Myths About Workforce Re-skilling

Workforce re-skilling and upskilling have become hot subjects of discussion in both academia and business. The digitization of work and artificial intelligence, often known as the Fourth Industrial Revolution, is driving the focus on skills, which has escalated due to the COVID-19 pandemic. According to the World Economic Forum, one billion jobs, nearly one-third of all jobs today, will undergo transformation with 133 million new jobs created to match future demand. This transformation is impossible to achieve without the use of workforce re-skilling and upskilling tools.

While skilling is a hot topic, many human resource executives are unsure how to adopt and enforce a successful skilling strategy. According to PwC’s 2020 Annual Worldwide CEO Survey, only 17% of US CEOs and 30% of global CEOs thought their upskilling initiatives helped speed up digital transformation. Where do the chasms exist?

We’ve noticed that the world of adult learning is rapidly changing as organizations attempt to upskill and reskill their workforces. As a result, businesses may shape their reskilling and upskilling programs based on obsolete information and fallacies. Let’s debunk some of these myths for you.

7 Myths About Workforce Re-skilling (and the Truths!)
Myth #1: Training programs are met with skepticism by employees
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Employers are hesitant to implement workforce re-skilling programs because they believe it will not be worth the cost of employees unwilling to participate. This myth, however, is far from the truth. According to RiseSmart’s worldwide skilling survey, 55 percent of employees desire to learn new skills or refresh current ones. Around 94 percent of employees who participated in skilling projects in 2020 said they put their new or refreshed talents to use in a meaningful way, either fully or partially.

Employees are well aware that static abilities will not help them develop their careers in today’s fast-changing world of work. Being proactive about learning new skills might provide them with a competitive advantage. Employees frequently fail to see the link between their learning and their long-term job success. Employees are considerably more likely to be engaged and enthusiastic about the process if their organizations can make this aspect evident to them.

Myth #2: Employees will seek out new opportunities once they have learned new abilities

Companies do want to reskill their employees, but they’re worried that freshly upskilled employees would defect to a competitor and take their expertise with them. Employees value organizations that invest in their professional development. According to LinkedIn Learning research, 94% of employees would stay at a firm longer if their bosses invested in their professional development. 43 percent of employees say they wish to learn new skills to improve in their current function, and 30% say they learned new skills to advance within their company rather than looking for a new job. It’s apparent that workforce re-skilling isn’t just suitable for addressing business demands; it may also help with overall talent retention.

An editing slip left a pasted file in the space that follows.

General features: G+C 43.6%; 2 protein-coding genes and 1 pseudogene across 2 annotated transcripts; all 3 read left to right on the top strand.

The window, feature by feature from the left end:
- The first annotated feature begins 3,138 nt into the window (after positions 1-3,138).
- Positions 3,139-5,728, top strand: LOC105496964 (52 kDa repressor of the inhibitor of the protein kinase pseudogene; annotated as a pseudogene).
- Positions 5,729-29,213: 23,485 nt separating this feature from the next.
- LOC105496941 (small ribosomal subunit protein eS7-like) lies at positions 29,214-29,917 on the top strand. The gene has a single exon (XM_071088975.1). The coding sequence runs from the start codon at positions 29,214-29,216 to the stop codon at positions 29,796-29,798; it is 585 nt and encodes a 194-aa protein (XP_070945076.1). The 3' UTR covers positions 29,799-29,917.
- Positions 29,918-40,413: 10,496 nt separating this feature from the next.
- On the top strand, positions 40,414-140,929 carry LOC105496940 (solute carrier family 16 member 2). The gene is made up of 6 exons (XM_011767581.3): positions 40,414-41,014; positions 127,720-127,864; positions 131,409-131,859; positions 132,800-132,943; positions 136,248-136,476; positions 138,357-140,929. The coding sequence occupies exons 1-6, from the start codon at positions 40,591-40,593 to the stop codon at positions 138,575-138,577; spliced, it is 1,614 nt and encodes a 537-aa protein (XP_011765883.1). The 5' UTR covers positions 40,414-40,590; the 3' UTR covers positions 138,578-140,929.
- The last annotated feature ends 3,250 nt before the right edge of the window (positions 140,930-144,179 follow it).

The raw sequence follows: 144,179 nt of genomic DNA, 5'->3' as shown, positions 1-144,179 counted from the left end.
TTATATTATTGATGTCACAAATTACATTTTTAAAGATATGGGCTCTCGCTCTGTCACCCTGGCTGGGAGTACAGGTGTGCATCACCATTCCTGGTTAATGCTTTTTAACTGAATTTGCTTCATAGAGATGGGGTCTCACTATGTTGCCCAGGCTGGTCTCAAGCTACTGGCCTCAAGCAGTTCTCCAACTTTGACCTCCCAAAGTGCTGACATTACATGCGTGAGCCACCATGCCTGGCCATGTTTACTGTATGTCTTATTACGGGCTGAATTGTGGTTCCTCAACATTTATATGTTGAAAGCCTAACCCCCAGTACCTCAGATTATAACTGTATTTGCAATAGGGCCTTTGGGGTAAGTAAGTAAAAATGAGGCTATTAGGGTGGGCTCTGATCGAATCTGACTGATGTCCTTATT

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Furthermore, it is becoming increasingly crucial for businesses to guarantee that their workforce remains competent and employable, whether they stay with the company or not. Also, there is a tendency among employers to make voluntary commitments to ensure that individuals with current skills are not released into the labor market.

Myth #3: Skills development for team leaders, managers, and high-potential individuals should be a top priority for businesses

Most firms give skills training to team leads and supervisors, but reskilling isn’t uniformly dispersed. As a result, companies miss out on opportunities to identify and develop skills within their organization rather than relying on external recruitment. Organizations can better find fresh talents, hidden gems, and, potentially, future leaders if all employees at all levels have access to skill-building opportunities. It’s also less expensive to promote internal talent mobility through workforce re-skilling and upskilling opportunities than hiring and onboarding new employees.

Employers will profit from democratized skilling by establishing an inclusive and agile workforce with a growth mentality that is better prepared to respond to change and guaranteeing equal access to these resources.

Myth #4: For businesses, teaching technical skills should be a primary concern
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Employers have focused on the fourth industrial revolution and the impact of automation, leading many to believe that talent will require specific IT, AI, and coding skills. While IT and software skills are crucial, HR leaders think employees should take courses to improve soft skills such as communication, cooperation, and leadership. Adaptability is an essential skill for the future, followed by communication and problem-solving. With this in mind, businesses quickly understand that soft skills will be crucial in the future workplace.

Myth 5: Effective learning can only take place in person

Some learning and development (L&D) leaders might snicker at this in a post-COVID world. Most people are aware that learning may be done effectively at a distance. Many L&D directors resisted this misconception internally until the global pandemic forced corporations to adapt to virtual learning when quarantines were implemented, arguing that their organizations preferred conventional in-person learning and that virtual learning participation was low. True, it’s easy for individuals to drift off during a Zoom or Webex learning webinar, but you may create engaging learning sessions without any effort.